For offshore laboratories, like Veden, where the primary play advantage has been labor-intensive PFM restorations, it’s not just rising wages, the skyrocketing price of gold, or the higher cost of fuel for transportation that is behind the move to mechanize. The real challenge for them has been the rapid adoption in the United States of all-ceramic restorations with fewer and fewer numbers of PFMs arriving for offshore manufacture. “When the cost of a metal-based crown became higher than the same crown milled in zirconia, US dentists began converting patients from PFM to an all-ceramic solution,” says Dampmann. “Those orders for all-ceramic restorations were being serviced by the growing number of domestic milling centers and staying in the US, which was cutting into our opportunity to be a player in that value supply chain.” Although PFM manufacture is still the lion’s share of the restorative work Veden receives and ships to US shores, the China-based facility is gearing up to position itself for a market rapidly transitioning to non-metal-based products that can only be produced using sophisticated technologies.

But adopting production technology in and of itself does not necessarily level the playing field for manufacturers onshore or off Schulz says. Service, communication, and logistics play very large roles in sustainability. “If all the manufacturing players servicing the US restorative market have technology, then it’s going to be customer service, lead time, and communication that capture the market.”

And that is an uphill battle for Dampmann, but not because of lead-time. He believes his operation has that in hand. “If you own, or purchase, a 3Shape scanner and send us an STL file, we can generally have that restoration back in your hands in three business days,” says Dampmann. Where they see the pinch is in price. “The price point between a full-contour zirconia crown milled in the US and one milled in China has narrowed considerably,” says Dampmann. “A year ago there was a definite advantage. But now the increased numbers of milling centers in the US, all competing on price, has narrowed that competitive playing field.” Still, for customers looking for one-stop-shop access to a wide range of competitively priced metal- and now ceramic-based products, Dampmann believes offshore production is still a very viable solution.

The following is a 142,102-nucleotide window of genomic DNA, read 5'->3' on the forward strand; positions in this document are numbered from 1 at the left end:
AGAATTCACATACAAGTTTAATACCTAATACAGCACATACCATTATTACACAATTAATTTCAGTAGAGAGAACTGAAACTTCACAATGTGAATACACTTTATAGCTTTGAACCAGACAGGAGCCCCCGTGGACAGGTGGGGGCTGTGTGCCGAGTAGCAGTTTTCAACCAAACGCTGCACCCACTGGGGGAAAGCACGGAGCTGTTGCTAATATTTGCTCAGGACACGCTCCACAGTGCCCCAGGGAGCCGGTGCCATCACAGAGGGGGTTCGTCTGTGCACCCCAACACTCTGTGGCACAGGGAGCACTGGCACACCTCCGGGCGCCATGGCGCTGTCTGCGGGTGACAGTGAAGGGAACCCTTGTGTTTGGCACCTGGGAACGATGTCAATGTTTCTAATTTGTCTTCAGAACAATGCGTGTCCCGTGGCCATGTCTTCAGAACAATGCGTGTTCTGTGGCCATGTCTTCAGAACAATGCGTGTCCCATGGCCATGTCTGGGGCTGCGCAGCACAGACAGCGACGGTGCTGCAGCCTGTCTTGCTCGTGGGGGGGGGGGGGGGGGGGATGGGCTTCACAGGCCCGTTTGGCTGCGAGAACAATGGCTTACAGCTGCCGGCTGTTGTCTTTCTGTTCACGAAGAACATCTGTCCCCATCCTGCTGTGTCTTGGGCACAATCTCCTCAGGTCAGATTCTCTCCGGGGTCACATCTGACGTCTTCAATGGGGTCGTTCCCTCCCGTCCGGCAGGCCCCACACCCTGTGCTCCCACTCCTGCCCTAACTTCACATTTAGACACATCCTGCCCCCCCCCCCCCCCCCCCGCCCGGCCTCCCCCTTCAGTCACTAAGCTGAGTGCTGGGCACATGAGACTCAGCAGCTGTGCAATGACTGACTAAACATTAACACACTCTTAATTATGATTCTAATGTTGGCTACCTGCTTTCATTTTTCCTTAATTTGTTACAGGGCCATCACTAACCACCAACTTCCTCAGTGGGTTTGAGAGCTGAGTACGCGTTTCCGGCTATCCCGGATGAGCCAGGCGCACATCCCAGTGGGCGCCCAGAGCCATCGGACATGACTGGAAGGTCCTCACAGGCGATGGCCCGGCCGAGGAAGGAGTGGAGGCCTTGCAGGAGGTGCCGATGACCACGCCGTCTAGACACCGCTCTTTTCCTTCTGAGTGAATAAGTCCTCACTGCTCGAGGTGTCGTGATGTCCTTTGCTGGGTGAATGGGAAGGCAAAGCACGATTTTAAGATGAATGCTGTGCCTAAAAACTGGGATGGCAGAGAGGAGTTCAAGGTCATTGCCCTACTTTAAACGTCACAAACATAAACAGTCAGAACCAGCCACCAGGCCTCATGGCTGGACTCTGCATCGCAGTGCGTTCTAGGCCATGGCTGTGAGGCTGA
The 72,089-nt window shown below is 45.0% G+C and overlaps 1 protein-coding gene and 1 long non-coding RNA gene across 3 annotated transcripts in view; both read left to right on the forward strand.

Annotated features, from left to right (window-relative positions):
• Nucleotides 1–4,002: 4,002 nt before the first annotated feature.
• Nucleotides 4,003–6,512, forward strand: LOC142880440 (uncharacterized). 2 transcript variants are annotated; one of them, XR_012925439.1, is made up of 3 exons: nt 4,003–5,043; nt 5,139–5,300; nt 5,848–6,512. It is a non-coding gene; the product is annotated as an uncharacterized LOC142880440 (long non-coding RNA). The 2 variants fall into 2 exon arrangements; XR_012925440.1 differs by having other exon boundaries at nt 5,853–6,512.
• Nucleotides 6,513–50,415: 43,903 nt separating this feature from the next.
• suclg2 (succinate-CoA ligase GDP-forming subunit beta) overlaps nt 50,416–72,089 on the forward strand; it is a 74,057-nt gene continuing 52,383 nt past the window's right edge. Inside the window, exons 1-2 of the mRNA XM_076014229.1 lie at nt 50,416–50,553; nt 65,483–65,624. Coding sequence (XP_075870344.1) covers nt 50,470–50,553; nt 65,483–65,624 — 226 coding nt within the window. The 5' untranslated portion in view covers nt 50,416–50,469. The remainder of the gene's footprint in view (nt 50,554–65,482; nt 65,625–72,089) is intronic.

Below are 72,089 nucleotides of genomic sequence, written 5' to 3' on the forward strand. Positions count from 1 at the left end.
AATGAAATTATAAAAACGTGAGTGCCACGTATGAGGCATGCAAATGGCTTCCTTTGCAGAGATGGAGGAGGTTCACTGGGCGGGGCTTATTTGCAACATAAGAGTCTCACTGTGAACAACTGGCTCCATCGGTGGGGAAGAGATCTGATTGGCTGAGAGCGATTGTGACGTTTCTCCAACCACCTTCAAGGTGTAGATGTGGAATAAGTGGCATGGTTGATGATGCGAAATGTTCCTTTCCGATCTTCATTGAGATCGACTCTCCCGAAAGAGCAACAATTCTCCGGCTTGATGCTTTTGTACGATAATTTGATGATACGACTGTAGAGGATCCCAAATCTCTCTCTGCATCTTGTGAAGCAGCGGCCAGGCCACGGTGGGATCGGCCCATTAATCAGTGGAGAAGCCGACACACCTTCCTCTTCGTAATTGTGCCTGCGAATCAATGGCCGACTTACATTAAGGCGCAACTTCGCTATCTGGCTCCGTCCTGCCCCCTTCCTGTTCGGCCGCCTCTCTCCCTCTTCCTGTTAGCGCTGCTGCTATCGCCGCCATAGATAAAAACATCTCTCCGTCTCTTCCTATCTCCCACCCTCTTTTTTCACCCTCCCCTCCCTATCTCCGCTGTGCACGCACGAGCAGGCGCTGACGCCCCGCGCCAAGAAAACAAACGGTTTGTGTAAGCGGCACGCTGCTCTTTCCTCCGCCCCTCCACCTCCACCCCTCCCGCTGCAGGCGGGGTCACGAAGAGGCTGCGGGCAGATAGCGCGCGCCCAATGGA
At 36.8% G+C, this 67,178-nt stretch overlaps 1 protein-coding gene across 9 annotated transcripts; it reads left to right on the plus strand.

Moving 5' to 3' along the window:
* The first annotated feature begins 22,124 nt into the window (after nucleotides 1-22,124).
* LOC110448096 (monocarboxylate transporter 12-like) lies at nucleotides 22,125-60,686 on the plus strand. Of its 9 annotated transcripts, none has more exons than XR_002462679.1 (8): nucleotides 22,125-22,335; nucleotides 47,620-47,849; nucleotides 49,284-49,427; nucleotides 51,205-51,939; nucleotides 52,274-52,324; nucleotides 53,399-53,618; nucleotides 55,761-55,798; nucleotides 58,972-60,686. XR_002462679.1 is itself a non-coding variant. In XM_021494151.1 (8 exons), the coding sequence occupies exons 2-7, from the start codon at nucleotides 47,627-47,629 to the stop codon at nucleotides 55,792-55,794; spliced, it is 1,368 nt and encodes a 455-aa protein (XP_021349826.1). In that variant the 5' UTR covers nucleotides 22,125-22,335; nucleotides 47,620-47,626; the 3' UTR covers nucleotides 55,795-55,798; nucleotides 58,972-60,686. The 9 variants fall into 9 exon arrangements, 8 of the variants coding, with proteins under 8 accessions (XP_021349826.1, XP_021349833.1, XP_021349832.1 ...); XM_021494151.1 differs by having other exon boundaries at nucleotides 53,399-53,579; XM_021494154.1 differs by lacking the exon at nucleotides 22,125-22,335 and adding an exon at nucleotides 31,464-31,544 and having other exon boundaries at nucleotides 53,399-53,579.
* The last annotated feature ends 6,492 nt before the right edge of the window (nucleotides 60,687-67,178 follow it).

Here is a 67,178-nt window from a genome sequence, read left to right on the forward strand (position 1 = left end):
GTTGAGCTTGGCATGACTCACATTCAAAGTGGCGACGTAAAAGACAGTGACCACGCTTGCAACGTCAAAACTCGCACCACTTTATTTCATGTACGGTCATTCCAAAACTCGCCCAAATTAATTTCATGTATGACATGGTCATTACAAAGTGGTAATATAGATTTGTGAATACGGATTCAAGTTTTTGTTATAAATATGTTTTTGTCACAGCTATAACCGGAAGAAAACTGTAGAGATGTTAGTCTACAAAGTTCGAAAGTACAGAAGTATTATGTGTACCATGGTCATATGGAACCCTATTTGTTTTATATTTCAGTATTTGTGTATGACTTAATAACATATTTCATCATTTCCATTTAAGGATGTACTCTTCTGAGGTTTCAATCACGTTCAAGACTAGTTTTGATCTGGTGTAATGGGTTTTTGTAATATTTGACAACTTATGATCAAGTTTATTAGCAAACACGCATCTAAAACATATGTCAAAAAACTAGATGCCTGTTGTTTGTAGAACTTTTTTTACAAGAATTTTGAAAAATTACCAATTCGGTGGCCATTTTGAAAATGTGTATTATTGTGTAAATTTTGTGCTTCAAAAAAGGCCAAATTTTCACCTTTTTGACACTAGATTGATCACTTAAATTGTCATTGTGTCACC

Noles is not as sure. He believes that domestic businesses that can offer super-fast logistics, ease of communication, and quick reaction to a changing restorative materials market can offset the advantages of offshore. However he warns, “If technology and logistics can erase the labor arbitrage between Chinese and US-based laboratories, then it just comes down to who runs a better business.”

Reshoring Initiative

And that brings us back to Jeffrey Tolksdorf and Olson Dental. Determined to reshore as much of the offshore-manufactured Evolution product line as possible, Tolksdorf, who has a degree in business administration/accounting, knew he had to rethink his entire business model and retool the laboratory to not only meet the demands of a new economy but also to carefully reposition the business for the next generation of family ownership. To that end, he and his senior technicians strategized a 5-, 10-, and 15-year business plan for the company. Then, they began analyzing the materials they were using for their economical PFM line to find a combination of porcelain and alloy what would give them a more cost-effective, competitive product and then worked with suppliers to get more favorable materials pricing. They analyzed staff, and although heavy with highly paid senior management, Tolksdorf did not want to jettison experience and quality of service for lower cost labor. So they cleaned house, weeding out the less productive and trimming the employee roster from 80 to 60. They shuffled manpower to place lower-paid technicians on lower-priced product lines and cross-trained so they could remain open all 52 weeks of the year to give their clients the service consistency and reliability needed in a responsible business partner.